So what about this third installment in the franchise? How does it hold up? Like the stripped down title suggests, Riddick reigns itself in from the massive excess and spectacle of Chronicles and essentially manages to almost remake Pitch Black while simultaneously advancing the overall tale of Richard B. Riddick in a satisfying way. My understanding is that Riddick was made for a small fraction of what Chronicles was budgeted at; and while I loved Chronicles, I think this scaled back scope allows for a more creative team approach.
Whereas Pitch Black was a monster movie with a break-out performance from a larger than life character, Chronicles was more of an action space opera. Riddick manages to actually focus so solely on our lead character that it is able to morph genres quite a few times over the course of the film and offers an episodic, serialized feel that reminded me of Robert E. Howard and Edgar Rice Burroughs a little bit. In act one there is a survivalist element, almost like a science fiction 127 Hours. Riddick is alone, injured, and this cold-open doesn’t explain where he is or why he is here for quite some time. It feels confident and streamlined. Always a couple steps ahead of the audience and everyone else, Riddick sets the rest of the film’s action into play by intentionally activating a beacon that brings a few rival factions of interstellar bounty hunters to bring him in. The movie then becomes a siege film. We get to know these bounty hunters for a while and Riddick gets to be a ghostly assailant, picking them off one by one. There are little mini-genre exercises here, like the ultra-tense bomb-disarming scene, various beats of stealth action, and a fair amount of ensemble comedy as well. The third act is Pitch Black all over again, a full on space monster film that still manages to be tons of fun while being shockingly similar to the first film in the series.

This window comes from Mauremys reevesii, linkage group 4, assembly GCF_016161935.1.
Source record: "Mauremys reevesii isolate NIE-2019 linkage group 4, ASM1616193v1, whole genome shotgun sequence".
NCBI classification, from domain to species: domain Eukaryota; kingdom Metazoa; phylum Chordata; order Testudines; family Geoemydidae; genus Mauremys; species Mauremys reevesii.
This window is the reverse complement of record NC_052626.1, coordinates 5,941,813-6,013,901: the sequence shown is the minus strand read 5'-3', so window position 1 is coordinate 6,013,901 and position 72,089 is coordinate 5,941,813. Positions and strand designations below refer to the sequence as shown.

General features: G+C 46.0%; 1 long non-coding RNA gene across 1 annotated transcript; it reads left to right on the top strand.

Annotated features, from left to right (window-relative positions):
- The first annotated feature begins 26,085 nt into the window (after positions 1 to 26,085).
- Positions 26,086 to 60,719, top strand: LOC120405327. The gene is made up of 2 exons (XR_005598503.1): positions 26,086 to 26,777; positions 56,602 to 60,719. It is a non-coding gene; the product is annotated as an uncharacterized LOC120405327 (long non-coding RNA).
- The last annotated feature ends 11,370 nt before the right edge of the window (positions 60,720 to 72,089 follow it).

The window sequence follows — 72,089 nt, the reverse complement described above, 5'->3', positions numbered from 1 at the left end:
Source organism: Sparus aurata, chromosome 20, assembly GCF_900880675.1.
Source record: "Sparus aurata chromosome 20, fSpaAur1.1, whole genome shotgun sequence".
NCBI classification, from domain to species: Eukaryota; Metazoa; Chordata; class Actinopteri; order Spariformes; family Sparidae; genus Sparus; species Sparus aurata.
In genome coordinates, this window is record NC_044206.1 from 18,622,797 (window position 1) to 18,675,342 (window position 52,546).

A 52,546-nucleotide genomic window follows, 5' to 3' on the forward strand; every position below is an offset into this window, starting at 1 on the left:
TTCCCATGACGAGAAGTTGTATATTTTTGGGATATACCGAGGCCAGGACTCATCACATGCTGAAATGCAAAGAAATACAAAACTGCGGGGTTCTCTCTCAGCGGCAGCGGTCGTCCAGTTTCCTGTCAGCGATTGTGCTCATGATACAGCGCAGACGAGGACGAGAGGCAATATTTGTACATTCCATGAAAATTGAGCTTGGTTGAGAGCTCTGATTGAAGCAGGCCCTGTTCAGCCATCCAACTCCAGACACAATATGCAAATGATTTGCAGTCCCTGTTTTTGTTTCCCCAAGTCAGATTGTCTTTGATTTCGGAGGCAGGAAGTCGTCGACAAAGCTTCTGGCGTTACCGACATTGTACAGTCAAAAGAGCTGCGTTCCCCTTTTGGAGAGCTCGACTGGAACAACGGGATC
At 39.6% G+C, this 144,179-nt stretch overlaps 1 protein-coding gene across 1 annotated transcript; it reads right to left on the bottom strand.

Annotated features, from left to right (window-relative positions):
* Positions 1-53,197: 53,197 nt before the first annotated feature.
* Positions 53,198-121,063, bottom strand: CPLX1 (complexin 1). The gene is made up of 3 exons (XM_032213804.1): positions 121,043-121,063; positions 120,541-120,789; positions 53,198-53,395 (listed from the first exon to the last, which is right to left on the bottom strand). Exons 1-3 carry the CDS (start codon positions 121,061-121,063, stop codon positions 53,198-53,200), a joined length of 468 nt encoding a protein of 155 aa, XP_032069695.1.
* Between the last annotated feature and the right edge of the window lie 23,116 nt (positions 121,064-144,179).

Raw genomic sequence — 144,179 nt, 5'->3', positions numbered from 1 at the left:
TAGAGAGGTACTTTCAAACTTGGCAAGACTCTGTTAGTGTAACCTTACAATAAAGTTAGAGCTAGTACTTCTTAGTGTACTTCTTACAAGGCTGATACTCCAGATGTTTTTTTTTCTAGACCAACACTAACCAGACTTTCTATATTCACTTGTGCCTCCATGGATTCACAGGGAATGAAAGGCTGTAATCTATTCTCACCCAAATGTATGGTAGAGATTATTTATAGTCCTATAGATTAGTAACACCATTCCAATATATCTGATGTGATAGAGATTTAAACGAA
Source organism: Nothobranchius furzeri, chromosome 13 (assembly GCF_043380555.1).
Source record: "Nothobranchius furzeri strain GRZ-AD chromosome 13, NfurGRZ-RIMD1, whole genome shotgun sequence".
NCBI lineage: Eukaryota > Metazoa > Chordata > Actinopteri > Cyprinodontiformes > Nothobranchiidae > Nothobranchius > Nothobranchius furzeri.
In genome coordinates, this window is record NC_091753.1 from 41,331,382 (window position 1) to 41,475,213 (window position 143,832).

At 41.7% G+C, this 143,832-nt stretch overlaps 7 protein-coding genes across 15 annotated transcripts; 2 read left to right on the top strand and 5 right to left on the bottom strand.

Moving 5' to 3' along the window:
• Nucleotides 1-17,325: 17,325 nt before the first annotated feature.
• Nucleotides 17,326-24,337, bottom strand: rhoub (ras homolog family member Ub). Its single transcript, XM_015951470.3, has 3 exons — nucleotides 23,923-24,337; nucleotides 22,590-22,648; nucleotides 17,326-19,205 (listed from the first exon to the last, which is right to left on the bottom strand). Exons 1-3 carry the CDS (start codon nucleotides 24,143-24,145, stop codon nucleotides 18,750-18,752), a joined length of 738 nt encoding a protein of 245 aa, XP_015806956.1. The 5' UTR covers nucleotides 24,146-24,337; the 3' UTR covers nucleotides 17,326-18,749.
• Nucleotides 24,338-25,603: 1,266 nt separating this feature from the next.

Sometimes I like films to have a tight, laser focus. But Riddick, with it’s sometimes sloppy and occasionally unsuccessful shifts in style, feels like a toy box. David Twohy and Vin Diesel will, in my opinion, never run out of fun things for the Riddick character to do. They both love this guy, and by dropping him into a siege scenario, then a survivalist scenario, then a fantasy space melodrama, and so on… they are showing us that Riddick can go anywhere and be anything. And like Conan the Barbarian or John Carter… I’d like to follow this character through dozens of pulpy, brisk, rip-roaring action stories to come. If rights-owner Diesel and Twohy can keep cranking these movies out at a reasonable budget, I think they’ll be able to keep making a profit and having a blast in the Riddick sandbox.